Brisbane weather: How to cope with severe thunderstorm events

Queensland’s regular storm season runs from October to March, but every year there are some caught unawares when severe thunderstorms roll from the inland regions to the coast.

Here are four steps you can take to keep safe:

Step one: Prepare an emergency plan in advance of the storm season. Designate a safe room in your home that is structurally strong and window-free, designate an area to meet if you have to evacuate your home separately, keep a list of emergency contact numbers, make plans for family members with special needs, and make sure to plan for your pets too.

Step two: Prepare an emergency kit. The kit should be stored in a waterproof container, checked every three months, and sustain your family for up to three days. Include: fresh water, non-perishable food, a can opener, first-aid kit, portable radio, torch, sturdy gloves, spare batteries, essential medication, mobile phone and charger, important documents and cash in sealed bags, toiletries, waterproof bags, and formula or pet food if necessary.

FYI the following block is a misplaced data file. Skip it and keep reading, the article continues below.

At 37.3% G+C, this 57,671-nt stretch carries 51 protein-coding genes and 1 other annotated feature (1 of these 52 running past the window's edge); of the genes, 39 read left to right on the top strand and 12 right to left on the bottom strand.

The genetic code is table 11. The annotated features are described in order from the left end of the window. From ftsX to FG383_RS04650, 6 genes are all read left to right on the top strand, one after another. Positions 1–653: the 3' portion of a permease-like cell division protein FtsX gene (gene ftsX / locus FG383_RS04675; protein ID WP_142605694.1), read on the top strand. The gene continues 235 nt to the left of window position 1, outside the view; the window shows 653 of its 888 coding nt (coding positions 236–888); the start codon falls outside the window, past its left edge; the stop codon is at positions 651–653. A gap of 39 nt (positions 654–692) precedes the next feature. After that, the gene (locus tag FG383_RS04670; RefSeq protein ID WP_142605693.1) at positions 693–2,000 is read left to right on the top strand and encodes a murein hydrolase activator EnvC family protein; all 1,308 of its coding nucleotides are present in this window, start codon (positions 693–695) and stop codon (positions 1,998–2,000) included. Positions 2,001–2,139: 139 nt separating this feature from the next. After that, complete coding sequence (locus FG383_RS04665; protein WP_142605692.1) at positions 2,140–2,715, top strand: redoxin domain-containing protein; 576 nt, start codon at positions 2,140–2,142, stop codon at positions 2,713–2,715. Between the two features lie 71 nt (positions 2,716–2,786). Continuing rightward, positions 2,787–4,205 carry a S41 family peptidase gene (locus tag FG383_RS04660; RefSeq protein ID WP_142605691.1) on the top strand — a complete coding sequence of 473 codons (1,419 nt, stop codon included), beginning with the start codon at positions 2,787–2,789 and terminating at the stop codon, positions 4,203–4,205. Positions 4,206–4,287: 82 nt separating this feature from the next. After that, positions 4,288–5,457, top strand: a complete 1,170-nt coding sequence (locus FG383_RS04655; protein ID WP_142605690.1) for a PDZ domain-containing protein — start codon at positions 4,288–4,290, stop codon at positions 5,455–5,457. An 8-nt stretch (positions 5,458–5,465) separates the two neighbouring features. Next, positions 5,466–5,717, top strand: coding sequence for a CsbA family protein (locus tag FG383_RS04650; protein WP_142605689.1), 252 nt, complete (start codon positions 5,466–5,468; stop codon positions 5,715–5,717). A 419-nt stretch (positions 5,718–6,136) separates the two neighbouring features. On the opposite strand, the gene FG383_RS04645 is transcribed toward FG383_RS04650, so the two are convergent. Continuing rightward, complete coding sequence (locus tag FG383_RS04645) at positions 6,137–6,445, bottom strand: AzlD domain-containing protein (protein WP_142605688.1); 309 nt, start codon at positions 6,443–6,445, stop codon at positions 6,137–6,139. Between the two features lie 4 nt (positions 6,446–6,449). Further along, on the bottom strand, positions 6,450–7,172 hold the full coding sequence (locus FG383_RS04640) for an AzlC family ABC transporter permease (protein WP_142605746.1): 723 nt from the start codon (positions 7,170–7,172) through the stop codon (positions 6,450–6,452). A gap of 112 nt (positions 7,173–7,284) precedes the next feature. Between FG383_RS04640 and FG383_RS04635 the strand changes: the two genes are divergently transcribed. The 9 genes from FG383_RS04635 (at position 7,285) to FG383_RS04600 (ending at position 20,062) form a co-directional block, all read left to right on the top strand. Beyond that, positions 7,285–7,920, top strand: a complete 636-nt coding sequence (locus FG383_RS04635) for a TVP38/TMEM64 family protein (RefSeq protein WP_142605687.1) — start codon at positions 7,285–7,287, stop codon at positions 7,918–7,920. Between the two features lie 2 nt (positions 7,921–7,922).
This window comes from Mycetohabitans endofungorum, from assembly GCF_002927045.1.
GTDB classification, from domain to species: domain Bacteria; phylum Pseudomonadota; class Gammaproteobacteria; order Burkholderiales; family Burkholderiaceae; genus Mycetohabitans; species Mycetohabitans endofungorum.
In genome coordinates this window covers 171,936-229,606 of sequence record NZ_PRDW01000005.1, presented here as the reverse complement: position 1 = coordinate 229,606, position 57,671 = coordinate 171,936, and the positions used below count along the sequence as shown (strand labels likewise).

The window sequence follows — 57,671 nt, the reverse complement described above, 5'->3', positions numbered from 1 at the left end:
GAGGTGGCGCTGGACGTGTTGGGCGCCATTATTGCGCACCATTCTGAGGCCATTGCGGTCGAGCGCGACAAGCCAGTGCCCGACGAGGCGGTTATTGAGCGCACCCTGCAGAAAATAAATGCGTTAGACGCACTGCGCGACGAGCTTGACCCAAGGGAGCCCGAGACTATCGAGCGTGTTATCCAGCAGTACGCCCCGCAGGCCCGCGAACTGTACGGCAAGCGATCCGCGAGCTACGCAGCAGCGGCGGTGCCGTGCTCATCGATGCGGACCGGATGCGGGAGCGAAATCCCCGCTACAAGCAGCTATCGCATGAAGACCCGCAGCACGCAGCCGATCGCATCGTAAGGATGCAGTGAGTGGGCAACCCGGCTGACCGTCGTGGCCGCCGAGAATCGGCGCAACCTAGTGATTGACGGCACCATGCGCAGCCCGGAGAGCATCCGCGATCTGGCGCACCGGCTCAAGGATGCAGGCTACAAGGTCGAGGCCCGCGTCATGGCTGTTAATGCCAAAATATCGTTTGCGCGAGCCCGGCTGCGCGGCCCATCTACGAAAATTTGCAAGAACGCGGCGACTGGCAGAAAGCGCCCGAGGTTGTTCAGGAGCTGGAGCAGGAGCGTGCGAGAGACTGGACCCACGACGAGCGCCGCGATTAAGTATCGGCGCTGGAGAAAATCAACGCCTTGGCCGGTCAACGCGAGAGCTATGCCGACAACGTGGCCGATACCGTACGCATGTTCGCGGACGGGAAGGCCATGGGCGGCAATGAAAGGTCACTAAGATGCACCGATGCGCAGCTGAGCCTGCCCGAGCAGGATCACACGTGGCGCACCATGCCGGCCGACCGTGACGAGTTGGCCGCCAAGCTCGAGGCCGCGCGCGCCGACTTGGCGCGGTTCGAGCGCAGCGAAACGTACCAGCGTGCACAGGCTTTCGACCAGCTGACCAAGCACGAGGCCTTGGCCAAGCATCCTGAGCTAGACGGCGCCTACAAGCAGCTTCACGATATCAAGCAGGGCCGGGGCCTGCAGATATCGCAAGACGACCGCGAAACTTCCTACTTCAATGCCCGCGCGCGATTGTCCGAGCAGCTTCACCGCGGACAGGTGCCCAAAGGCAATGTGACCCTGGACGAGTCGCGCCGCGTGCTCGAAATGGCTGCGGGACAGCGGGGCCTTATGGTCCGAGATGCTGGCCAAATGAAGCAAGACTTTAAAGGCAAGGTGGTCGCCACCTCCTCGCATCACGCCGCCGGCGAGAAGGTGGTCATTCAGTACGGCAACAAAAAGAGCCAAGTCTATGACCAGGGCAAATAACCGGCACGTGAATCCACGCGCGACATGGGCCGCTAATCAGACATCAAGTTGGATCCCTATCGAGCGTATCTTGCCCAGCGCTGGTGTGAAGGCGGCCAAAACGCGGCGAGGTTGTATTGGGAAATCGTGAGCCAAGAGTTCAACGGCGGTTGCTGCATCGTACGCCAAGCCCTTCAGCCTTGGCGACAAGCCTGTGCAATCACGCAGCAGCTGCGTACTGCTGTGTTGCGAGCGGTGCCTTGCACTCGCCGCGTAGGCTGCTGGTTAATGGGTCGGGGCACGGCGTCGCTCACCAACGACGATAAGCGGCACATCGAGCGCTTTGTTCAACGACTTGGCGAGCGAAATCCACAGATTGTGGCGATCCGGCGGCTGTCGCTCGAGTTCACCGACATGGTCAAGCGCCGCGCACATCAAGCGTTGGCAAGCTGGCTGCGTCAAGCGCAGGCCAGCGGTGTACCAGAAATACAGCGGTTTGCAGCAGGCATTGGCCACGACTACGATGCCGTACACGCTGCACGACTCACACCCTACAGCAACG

Lightning strikes as a storm hits Brisbane. Photo: Shane Oceans/Facebook
Lightning strikes as a storm hits Brisbane. Photo: Shane Oceans/Facebook

If you live in a high-risk area, you will also need an evacuation kit, which includes: blankets, sleeping bags, entertainment for kids, pillows, warm clothes, valuables/mementos, essential medication, mobile phone and charger, important documents and cash in sealed bags, and toiletries.

Step three: Prepare your home for storm season. Keep your roof/gutters free from debris, trim trees and overhanging branches, check your home for corrosion and loose fittings, and secure any outdoor items. Also ensure your home, contents and car insurance are adequate; identify how to turn off water, power and gas supplies; keep water containers, spare fuel and a camp stove on hand.

Step four: Tune into warnings (tune in, log on, listen out, and act). Tune in to your local radio or TV station for updates; Log on to the Bureau of Meteorology, Queensland Disaster Management, or your local council for information; Listen out for the Standard Emergency Warning Signal, sirens, emergency voice messages or texts; Act quickly on the advice provided, implementing your emergency plan or evacuation plan if necessary.

Originally published via The Brisbane Times.